It's a TC4429 - makes a difference.
You'll probably be terribly insulted, that I'm trashing your creation, and that's wholly not my intention, but I take particular issue with your grounding in addition to other aspects of your wiring and construction technique.
1. I can't see any wires connected to the drain terminal of the mosfet in your photo. Was the load actually connected during your testing? If so, how was it connected (in particular, where was it connected to the ground line), and how much current does the load take?
2. What is the value of the decoupling capacitor connected between the supply and ground pins of the TC4429?
3. What is the nature of the 12V power supply, and what is its off-load voltage? I'm wondering whether it produces a temporary voltage reversal during startup or shutdown, or alternatively that it produces a lot more than 12V when the load is not energised. Assuming you didn't short the output of the TC4429, there must be something nasty happening on the supply pins to cause it to fail, and this would likely cause any other driver chip to fail too. The Arduino is protected to some extent by the diode you put in series with the Vin pin.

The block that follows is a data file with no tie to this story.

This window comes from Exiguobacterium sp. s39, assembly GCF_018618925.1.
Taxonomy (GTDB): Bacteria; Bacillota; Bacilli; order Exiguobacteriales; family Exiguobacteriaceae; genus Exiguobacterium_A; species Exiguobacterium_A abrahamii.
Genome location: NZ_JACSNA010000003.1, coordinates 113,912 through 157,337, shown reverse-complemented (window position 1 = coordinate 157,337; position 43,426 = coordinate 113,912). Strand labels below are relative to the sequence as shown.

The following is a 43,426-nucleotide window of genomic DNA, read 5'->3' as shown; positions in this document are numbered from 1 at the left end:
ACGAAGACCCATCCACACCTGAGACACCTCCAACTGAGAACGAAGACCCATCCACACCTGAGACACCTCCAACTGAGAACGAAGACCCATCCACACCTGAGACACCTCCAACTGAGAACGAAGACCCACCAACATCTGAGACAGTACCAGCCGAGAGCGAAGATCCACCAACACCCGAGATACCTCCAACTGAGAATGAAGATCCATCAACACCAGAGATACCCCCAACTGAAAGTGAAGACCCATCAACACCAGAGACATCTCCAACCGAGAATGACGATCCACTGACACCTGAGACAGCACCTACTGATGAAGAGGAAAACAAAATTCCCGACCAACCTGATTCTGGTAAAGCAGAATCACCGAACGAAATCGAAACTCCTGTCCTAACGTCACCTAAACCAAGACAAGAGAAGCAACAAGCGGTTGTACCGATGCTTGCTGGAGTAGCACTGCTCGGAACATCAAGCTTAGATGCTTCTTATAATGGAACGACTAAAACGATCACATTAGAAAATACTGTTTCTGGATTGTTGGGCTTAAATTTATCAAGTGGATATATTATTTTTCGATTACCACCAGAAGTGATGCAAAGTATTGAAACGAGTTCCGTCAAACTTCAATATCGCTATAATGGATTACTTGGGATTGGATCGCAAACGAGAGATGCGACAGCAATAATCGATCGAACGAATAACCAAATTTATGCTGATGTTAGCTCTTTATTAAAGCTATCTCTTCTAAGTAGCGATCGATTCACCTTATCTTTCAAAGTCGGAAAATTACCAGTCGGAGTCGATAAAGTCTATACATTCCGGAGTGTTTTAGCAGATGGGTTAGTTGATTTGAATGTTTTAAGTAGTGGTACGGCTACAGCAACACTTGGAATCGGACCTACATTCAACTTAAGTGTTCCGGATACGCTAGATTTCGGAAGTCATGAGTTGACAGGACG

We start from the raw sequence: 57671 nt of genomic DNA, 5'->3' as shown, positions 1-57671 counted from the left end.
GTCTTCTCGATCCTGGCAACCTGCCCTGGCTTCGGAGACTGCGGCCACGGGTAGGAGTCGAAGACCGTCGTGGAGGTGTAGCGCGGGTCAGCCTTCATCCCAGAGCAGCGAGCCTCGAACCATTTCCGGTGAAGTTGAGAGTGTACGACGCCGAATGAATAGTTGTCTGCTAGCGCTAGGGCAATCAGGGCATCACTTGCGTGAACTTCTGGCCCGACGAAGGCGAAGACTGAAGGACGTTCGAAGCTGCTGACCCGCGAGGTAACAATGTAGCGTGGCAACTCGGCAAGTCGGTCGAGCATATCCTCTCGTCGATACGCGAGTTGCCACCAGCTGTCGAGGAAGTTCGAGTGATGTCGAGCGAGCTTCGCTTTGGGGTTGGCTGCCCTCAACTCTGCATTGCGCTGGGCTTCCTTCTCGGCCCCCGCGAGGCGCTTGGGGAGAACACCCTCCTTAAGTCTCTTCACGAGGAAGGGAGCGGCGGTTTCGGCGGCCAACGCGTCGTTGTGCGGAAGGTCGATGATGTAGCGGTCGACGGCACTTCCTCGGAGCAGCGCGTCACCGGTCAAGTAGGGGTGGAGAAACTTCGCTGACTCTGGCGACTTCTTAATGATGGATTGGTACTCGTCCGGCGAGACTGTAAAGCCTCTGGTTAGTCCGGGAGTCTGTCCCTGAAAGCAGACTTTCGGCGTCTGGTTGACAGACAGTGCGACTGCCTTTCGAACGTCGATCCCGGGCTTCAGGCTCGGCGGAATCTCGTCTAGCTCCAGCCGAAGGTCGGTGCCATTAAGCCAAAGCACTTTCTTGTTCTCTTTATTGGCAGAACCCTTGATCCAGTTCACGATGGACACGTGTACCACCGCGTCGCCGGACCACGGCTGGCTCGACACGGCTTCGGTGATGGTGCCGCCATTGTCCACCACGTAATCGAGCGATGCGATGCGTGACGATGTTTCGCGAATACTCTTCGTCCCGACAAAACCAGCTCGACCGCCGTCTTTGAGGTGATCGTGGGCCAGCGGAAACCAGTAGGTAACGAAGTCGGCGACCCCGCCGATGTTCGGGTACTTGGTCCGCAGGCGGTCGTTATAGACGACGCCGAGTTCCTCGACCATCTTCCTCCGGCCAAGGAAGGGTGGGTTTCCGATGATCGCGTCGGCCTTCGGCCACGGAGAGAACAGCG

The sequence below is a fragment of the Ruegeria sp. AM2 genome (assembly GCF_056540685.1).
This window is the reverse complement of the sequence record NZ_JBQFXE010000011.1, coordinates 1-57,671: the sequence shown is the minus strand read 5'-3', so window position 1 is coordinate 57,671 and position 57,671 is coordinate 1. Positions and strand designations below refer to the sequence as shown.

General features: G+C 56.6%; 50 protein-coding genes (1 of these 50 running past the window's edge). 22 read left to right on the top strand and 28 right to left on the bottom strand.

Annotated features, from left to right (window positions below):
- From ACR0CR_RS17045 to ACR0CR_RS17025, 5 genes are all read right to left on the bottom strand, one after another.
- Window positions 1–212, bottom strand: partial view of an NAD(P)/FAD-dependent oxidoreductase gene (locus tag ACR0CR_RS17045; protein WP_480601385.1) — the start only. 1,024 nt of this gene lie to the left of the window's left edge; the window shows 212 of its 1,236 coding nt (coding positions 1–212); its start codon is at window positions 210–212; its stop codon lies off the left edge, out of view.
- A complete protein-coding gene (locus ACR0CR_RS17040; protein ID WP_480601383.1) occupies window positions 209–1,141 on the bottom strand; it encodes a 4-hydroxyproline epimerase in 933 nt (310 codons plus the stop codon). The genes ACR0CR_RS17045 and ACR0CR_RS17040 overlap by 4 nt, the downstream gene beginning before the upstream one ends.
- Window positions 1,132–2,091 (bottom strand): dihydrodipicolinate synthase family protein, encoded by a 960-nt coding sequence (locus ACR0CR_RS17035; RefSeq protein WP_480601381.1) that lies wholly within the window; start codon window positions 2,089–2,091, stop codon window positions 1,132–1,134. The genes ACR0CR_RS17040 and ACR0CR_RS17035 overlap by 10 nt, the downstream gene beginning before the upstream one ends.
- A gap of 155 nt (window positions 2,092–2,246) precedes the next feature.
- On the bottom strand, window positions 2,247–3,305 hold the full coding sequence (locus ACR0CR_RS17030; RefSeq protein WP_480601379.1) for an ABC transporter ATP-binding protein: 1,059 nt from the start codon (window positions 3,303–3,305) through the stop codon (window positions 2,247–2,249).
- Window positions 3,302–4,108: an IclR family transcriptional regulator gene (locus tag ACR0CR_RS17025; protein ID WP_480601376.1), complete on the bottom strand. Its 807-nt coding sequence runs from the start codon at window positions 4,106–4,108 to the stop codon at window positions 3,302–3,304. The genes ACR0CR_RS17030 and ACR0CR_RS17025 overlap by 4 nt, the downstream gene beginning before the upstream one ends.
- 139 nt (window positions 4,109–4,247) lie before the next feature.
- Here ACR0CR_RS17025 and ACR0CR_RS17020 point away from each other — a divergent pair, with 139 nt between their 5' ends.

4. Why are you using a switching frequency as high as 32KHz? The higher the switching frequency, the more careful you need to be with circuit layout, to keep the inductance of critical paths low.
To avoid such transients, add a decoupling capacitor between the -ve side of the LED and the source of the mosfet.
QuoteTo avoid such transients, add a decoupling capacitor between the -ve side of the LED and the source of the mosfet.Between pins 1 and 8 of the TC4429, correct?
No, it should be much closer to the mosfet source and the ground side of the LED than that, so that the switching transients don't propagate to the rest of the circuit. I would use 1uF ceramic in parallel with at least 100uF electrolytic.
However, this doesn't explain how you managed to damage a TC4429 when there was no load connected - that puzzles me.
I suggest connecting a resistor of about 220 or 470 ohms between the Arduino output pin and the TC4429 input.
I see, (I assume "the LED" refers to the 8 amps of DC lighting) I will do that.